Ah, the long dark days of summer, punctuated only by the bright-light that was Breaking Bad (RIP, best show ever), are over and once again, there is something to watch on television. Huzzah!
We meant to give you this summary of our feelings about the new fall lineups weeks ago, but, you know, that whole being hacked into and having to rebuild the website thing set us back. The good news is, now we have even more information to base our reviews on.
I forgot to create a new username called “Bex and Proffitt” before starting this, so I’ll be sure to give Bex credit before each of her blurbs.
Here we go!
Agents of S.H.I.E.L.D. (ABC)
Perhaps no series had more buzz behind it than this one. Coming off the huge success of The Avengers, and the slow-building, now extensive fan-base for Agent Coulson (Clark Gregg), Agents of S.H.I.E.L.D. also marks the return of a Joss Whedon show to prime time television, and I think we can all agree that is a great thing.
Bex (two episodes into the season):
First, respect where respect is due: serious television bonus points go to the responsible parties for the behind the scenes negotiations which occurred to get Cobie Smulders to reprise her role as Maria Hill. But, while I do not understand the criticism for the show, I admit I did not fall instantly in love with it two episodes in. Viewers must accept that this is not Buffy, Angel or Firefly and most importantly, not The Avengers. This is not a show about superheroes or demons, but rather a show about people with some super smarts. Is Agents of S.H.I.E.L.D. perfect? No. But we are two episodes in, being introduced to mostly a new gang of characters, other than Coulson. My only worry about S.H.I.E.L.D. is the possibility of getting lost in the Whedon and Marvel verses. They scored the mother f’er of all cameos fans were crossing our fingers for, Samuel L. Jackson, plus a few familiar faces (Book! Gunn!). Whedon and crew can craft strong storylines and characters–I hope they do not depend on gimmicks, cameos, and inside jokes. So far, other than Coulson, I do not really feel any strong connection to the characters. But again, it’s only two episodes in. On the hopeful side, I do see more opportunities for Whedon to mold some more of the strongest, realistic female characters on TV with this show.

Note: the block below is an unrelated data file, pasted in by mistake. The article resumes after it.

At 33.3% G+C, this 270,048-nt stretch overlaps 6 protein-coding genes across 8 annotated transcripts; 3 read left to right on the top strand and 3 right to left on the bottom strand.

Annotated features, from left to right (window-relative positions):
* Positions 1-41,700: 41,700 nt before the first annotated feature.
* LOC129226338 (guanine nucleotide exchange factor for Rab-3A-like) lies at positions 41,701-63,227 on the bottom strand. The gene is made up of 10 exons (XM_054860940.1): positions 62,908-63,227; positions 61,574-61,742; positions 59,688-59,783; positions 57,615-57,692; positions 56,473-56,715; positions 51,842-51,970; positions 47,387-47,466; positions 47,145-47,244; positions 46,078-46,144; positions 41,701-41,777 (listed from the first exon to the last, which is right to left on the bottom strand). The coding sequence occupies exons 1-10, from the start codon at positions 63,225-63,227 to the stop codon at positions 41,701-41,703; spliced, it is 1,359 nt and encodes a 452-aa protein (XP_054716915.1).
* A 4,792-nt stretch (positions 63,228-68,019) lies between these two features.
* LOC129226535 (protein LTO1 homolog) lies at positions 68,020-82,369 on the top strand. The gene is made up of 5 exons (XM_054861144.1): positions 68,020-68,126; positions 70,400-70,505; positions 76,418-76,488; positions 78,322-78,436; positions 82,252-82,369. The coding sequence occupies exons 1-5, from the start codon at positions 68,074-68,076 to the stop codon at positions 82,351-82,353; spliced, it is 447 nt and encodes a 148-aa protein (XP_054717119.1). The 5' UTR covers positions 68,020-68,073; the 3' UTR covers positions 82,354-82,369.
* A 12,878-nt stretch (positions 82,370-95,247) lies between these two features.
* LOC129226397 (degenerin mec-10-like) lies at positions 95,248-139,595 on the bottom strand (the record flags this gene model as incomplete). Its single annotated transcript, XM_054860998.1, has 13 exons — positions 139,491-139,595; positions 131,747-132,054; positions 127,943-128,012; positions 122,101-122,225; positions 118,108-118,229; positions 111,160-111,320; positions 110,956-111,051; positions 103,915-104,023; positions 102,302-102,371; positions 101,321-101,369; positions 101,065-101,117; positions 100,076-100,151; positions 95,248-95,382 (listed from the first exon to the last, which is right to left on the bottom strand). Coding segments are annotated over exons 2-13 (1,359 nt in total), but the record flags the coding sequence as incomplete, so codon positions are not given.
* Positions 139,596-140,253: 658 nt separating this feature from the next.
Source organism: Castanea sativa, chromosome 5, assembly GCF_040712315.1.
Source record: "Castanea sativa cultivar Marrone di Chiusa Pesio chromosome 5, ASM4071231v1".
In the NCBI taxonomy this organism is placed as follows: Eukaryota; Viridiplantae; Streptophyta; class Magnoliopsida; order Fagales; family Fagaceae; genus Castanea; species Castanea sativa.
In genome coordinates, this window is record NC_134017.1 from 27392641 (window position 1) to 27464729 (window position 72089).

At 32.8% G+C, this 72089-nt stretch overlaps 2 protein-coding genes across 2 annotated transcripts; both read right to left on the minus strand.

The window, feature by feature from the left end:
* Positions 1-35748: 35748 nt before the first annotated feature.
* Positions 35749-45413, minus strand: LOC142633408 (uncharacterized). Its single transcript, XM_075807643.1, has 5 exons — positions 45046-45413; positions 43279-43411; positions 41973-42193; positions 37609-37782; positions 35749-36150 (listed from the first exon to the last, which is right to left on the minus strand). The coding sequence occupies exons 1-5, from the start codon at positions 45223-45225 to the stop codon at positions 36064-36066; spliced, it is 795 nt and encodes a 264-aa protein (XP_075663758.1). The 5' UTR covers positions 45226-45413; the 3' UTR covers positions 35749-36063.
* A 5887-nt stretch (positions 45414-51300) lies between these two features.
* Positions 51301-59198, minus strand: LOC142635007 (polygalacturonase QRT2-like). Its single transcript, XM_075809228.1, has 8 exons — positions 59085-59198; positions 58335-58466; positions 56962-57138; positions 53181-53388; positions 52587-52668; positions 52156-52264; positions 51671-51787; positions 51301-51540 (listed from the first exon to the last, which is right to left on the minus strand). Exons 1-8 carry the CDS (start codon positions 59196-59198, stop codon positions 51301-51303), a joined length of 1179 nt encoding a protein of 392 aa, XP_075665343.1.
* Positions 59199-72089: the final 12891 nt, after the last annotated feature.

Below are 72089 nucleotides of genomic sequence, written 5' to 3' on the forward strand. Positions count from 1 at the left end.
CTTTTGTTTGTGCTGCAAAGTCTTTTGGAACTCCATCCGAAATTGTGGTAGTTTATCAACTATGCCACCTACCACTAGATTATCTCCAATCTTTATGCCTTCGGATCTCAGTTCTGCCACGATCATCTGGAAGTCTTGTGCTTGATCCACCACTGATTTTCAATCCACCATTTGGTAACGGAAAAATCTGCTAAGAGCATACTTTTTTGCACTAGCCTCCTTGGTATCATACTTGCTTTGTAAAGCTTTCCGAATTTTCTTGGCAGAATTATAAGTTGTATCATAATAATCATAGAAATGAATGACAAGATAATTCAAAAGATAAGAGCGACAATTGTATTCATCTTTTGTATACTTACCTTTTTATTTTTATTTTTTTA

There are a number of people who seem to be critical of the show because it is not The Avengers; if Joss and crew can’t win them over with their wit, warmth, and depth, they must have hearts of stone.
I have the advantage of having seen a few more episodes than Bex, since it is now three weeks later (so, yay hackers, I guess….?) The most recent episode, FZZT, which aired November 5th, has already been heralded by a few of my friends as being the episode that finally feels like a Whedon show. I have to say, to me, it always felt like a Whedon show. Whedon shows are exceptional for several reasons, and one of them is because there are surprises; sometimes in order to have those surprises, you have to pace yourself with both divulging secrets and with putting the characters into really interesting situations, and having the dynamic between them shift and change. They are also exceptional because they deal with things as honestly, and with as few cheap tricks as possible. I hate when movies, shows, comics, etc. bring characters back from the dead. Often, it cheapens what came before it, and makes the viewer/reader weary and impatient with any future dangers characters face. So, while I love me some Coulson, if they had not found a way to address the fact that he died and came back with a sense of mystery and significance, it would have always stuck in my craw (whatever that phrase means). I needed not fear, however. They have given his return plenty of depth. I can’t wait to see how they continue to develop that line.